A Forgotten Treasure

tree.jpgA friend of mine wrote me a rather sad note.  He said that some seem to think that he is "over the hill," "out of touch," and "past his time."  He feels as if he is no longer valued.  This man has white hair and is in his early seventies.  What is ironic about this is that this man has continued to grow, develop, and change.  He has much to offer.  He has held leadership roles in a number of different sectors including the university and business. 

 
This isn’t the first conversation that I have had with someone who feels this way.  In fact, there have been many.  What is happening here?  Could it be that a number of us have forgotten that some of these people may in fact be treasures?  Could it be that we might gain much through a mentoring relationship with such a man?

 
A number of years ago, a friend of mine was about sixty-one years old and suffering from poor health.  He had been a church leader and outstanding preacher for many years.  For several years, he had been suffering from poor health.  Cancer.  Heart disease.  Parkinson’s.   The medication, the diseases, and a few other factors contributed to my friend’s loss of confidence. 

 
On one occasion he was invited to participate in a forum to discuss a mission opportunity.  He was hesitant to go.  In fact, he was very hesitant because his confidence had really been shaken.  I sensed that he felt weak physically and that impacted the way he felt emotionally.  However, he decided to go.  He flew to a large city where the small group of people met in the meeting room of an airport hotel. 

 
At one point, my friend decided to make a comment.  He did so with some hesitation.  No sooner did he make his comment than another man quickly dismissed it as irrelevant.

 
Almost immediately, after this man spoke, a man in the group who was the former president of a large Christian college asked for the attention of everyone in the room.  He began to speak and pointed to my friend.  He said regarding my friend’s comment, "He is exactly right and has pointed out some very important concerns."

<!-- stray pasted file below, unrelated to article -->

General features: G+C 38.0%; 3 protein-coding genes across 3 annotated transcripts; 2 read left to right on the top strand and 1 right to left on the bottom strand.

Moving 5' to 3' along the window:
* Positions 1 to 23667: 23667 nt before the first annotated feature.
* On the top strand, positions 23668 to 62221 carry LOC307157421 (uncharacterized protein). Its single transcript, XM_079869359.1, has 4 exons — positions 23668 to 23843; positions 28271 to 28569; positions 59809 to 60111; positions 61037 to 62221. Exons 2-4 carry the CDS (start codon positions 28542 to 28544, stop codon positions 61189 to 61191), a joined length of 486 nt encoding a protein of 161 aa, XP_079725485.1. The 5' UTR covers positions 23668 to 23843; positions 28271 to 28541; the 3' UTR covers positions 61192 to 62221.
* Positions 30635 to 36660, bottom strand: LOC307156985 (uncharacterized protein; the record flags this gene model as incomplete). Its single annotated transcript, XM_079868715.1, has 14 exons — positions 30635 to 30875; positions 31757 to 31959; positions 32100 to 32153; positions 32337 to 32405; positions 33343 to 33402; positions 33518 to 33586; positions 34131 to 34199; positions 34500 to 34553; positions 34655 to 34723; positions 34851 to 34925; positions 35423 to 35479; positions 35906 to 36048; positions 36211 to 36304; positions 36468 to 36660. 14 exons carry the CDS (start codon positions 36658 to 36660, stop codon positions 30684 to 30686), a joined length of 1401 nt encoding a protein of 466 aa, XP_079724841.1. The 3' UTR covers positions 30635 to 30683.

Later in the day, the forum dismissed and the participants all went home.  My friend went away encouraged by this man who would stand with him and affirm what he had said.

 
Do you know of a person in who is a forgotten treasure?   What do we lose when we disregard such people?

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7 thoughts on “A Forgotten Treasure

  1. We lose so much that is valuable in the way of insight and wisdom.  Christians grow through experience and the more experience behind them the more they have to offer.  I am working in a church where the preacher of 38 years stayed.  He has no ego, no agendas.  He has become a wonderful friend and a soruce of strength.  With the older and wiser we create problems that aren’t there many times.

  2. Jim,
    My family and I are members of a congregation made up almost entirely of people from the WW2 generation.  About 80 percent of this church is as old or older than my own parents (mid 70s).   Their love and maturity and wisdom and patience is a constant inspiration to us.  We respect and admire them so much.  If we disregard such people, we are sinning against them and forfeiting a part of our birthright.

  3. The Long Beach church has a rather large percentage of older members and many of them were wonderful mentors of faith for me and my family. 

  4. Frank–I suspect that with such a view of these people that you in turn are probably a constant source of inspiration to them as well.  Thank you.

  5. Allan–Thanks for passing on this story of this former minister at your church.  A valuable reminder that such a situation can actually be something rich and good.